After my three adult children, of course: the Bianchi No. 9R-2 shoulder holster. Although, full disclosure, because I'm a Trump voter they don't speak to me! Merry Christmas? Below, the early 9R-0 by JB, at right the 9R-1 here still pat pend. The scale will fool the eye because the 9R-0 is for the S&W 2-1/2" K frame that is itself larger than the 9R-1 for the S&W 2" J frame:
The 9R-2, for which mid-70s I blended the best of the Berns-Martin inverted shoulder holster called "Lightning", with the first of the sprung Bianchi No. 9 holsters that was called the No. 9R with internal recesses from the Model 27, is a prized and valuable vintage shoulder holster found often on eBay. Somehow i bought mine inexpensively and I held out because it, and my B-M Triple Draw, surely will be dissected to show the differences in their guts.
I promptly hand-tested the spring pressure, which to my experienced hands appeared to be as strong as the day it was made. So I then put it in my spring holster tester (couldn't resist, I call it The Rack) which I created as a result of the Lawman fiasco (I won, they lost) and the spring opening at one inch yielded a 14# resistance (pressure). Repeatable because Bianchi springs, like all gunleather springs until Lawman lost the plot, were factory tempered after bending.
Which spring for the No. 9R-2 in the 2-1/2" K frame is quite complex because it is also bent around the adjustable rear sights then into a hammer guard.
Notice that although the holster is nearly 50 y/o the finish is pristine. Agreed it wasn't used much, but neither has it kicked around in a bucket of bolts since it was made. The two-piece configuration of the shoulder harness, overlapped and stitched in a circle, was JB's innovation. We had a special sewing machine that was programmed to do the circle sewing automatically, then cut the threads! Bucheimer-Clark promptly copied it for the No. 15 :-).
I put it through the 'snap test' (below using the X-15) that all shoulder holsters must pass when they don't have straps, such as a 1930s Clark No. 15 holster. Lawman's 21st century version of this latter holster failed instantly -- the pistol sailed out of theirs on the first 'snap' for lack of a true spring -- while the originals from Bucheimer-Clark all passed. As did the Bianchi X-15 and X-2000 shoulder holsters. And even a 1970s Lawman passed the snap test!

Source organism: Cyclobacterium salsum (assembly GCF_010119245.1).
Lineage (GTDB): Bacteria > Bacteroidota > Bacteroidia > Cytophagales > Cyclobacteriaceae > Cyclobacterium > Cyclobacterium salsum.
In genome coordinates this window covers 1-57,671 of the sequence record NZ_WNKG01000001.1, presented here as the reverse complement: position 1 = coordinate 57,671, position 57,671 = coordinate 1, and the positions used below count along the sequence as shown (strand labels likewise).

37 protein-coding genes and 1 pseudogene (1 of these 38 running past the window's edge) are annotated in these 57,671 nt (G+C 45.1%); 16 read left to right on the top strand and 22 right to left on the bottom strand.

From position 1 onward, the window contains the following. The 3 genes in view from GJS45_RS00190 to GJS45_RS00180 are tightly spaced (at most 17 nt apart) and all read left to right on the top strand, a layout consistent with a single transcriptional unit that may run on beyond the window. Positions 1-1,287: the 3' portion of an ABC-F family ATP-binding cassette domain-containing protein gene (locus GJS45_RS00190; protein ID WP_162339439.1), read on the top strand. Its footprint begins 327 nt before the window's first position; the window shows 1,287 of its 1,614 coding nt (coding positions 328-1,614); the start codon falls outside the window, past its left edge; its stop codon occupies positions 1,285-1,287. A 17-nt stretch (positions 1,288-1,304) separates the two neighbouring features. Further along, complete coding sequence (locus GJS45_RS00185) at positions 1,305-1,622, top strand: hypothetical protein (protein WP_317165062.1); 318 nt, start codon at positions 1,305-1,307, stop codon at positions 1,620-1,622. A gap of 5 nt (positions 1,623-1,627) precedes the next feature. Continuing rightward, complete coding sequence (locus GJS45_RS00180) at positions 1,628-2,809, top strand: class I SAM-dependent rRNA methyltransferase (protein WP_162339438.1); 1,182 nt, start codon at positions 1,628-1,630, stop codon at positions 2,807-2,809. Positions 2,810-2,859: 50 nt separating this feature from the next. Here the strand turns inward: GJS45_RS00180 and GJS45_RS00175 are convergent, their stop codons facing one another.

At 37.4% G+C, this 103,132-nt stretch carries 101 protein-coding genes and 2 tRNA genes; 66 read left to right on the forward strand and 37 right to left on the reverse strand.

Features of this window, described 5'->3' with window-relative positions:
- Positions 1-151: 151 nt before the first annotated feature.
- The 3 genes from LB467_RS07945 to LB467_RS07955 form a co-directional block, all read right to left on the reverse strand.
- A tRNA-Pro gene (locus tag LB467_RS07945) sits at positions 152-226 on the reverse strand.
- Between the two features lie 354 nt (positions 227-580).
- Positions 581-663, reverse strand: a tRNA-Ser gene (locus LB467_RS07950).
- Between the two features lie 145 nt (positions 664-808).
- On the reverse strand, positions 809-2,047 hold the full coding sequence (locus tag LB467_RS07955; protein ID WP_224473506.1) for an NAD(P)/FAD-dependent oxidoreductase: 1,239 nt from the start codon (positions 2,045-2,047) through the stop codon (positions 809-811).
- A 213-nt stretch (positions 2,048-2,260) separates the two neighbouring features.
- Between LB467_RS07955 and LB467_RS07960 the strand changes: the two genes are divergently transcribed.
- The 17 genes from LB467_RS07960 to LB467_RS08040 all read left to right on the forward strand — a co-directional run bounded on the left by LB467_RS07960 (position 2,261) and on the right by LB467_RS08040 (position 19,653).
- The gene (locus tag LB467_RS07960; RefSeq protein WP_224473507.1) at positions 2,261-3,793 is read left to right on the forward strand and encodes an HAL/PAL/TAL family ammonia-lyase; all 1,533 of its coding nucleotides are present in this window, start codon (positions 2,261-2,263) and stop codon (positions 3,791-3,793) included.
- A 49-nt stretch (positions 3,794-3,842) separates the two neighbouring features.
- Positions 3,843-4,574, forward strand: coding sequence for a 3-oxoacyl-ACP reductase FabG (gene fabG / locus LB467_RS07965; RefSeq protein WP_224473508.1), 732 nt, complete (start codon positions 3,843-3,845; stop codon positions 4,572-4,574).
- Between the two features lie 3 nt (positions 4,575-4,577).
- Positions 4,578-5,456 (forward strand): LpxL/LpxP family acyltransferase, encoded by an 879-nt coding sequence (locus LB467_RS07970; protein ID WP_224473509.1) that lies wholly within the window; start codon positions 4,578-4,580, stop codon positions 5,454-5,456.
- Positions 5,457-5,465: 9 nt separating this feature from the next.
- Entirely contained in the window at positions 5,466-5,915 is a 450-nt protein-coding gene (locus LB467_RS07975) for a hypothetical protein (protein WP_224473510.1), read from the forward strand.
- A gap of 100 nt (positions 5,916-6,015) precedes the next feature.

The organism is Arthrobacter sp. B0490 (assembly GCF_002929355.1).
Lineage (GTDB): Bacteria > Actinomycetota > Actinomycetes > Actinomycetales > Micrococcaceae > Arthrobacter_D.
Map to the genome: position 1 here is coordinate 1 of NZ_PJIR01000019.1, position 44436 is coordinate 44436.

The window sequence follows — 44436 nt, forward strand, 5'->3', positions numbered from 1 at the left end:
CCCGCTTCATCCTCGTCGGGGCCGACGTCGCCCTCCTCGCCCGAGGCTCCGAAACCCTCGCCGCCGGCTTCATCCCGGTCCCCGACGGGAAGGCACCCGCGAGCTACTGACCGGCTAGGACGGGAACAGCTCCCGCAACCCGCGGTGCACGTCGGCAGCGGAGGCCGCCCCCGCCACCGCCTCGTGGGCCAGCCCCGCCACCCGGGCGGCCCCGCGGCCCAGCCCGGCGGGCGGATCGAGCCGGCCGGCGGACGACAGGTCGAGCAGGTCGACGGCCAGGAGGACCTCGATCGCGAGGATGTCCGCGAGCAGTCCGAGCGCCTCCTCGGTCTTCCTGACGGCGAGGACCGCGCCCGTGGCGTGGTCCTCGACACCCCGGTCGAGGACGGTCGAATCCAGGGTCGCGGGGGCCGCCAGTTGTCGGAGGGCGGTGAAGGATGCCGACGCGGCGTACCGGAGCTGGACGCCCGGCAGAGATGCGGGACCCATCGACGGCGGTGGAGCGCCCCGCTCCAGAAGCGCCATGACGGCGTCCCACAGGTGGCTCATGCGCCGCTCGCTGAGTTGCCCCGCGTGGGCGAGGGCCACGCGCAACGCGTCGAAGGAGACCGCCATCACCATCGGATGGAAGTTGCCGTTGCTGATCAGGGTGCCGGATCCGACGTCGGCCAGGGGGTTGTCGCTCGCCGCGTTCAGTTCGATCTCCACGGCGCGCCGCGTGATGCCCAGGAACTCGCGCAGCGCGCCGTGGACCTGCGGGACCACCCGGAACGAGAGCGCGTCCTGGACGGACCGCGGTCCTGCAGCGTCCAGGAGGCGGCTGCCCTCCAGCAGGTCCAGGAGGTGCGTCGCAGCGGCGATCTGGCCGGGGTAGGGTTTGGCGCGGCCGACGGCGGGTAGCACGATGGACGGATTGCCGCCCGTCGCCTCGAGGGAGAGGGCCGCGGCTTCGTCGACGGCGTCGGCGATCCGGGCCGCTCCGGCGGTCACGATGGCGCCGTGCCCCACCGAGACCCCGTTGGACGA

Above, a half-century old Bianchi X-15 cannot ever lose a 1911 from the grasp of its spring; the dual spring originates at the muzzle so traps it, then requires the pistol be lifted out.
As did this No, 9R-2: number of snaps to dislodge the revolver completely from the No. 9R-2: revolver hit the 'pavement' at TEN snaps. The minimum that was the standard for the Bianchi No. 9, then the No. 9R, then the No. 9R-1 and final 9R-2, was five snaps. I haven't been able to test the Berns-Martin (my registered U.S. trademark today) for lack of a pistol.
Above and below, my Berns-Martin after and before refinishing. It's just Fiebing's Tan Kote, rubbed in without cleaning or wiping, by using a sheepswool pad.
Buy the vintage Bianchi 9R (with the screw assembly), 9R-1, and 9R-2 with confidence. That little screw you see in it is unrelated to spring tension; it is a fixed leverage point near the revolver's muzzle to duplicate the hand-sewn leather welt inside the Berns-Martin (Martin was a harness maker by trade, which men defaulted to hand sewing when harness machines were incredibly expensive in gold terms). THAT'S WHAT THE SNAP TEST TAUGHT US: THAT THE B-M WELT PREVENTED THE MUZZLE FROM ROTATING INSIDE THE HOLSTER, AND SO KEPT THE REVOLVER FROM BEING EJECTED. So we duplicated that functionality by using a post and screw inserted through the walls of the holster and a rubber grommet.
Below, the only known, surviving example of the first No. 9R design WITHOUT the screw and post assembly. Complaints were had almost immediately, with at least one officer losing his revolver when he landed his jump over a fence 'in pursuit'.
Below, ALL the spring shoulder holsters tested or reviewed in my shop this year. The Lawman was tested prior and is not shown, but I've many images of it in its failed state! It was then disassembled and round-filed as the junk/toy holster that it is. The B-M is untested yet its spring is quite stout for a 1930s design with this one made in the 1950s:
Above L-R: Bucheimer-Clark No. 15 1960s, ditto, then 1970s; Lawman 1970s; Bianchi X-15 1970s then X2000 1980s; Lewis 1950s; Bianchi 9R-2 1970s then Berns-Martin Lightning 1960s.
Read more in my book titled "Holstory -- Gunleather of the Twentieth Century -- the Second Edition" that is available at www.holstory.com and printed for you/shipped to you in USA.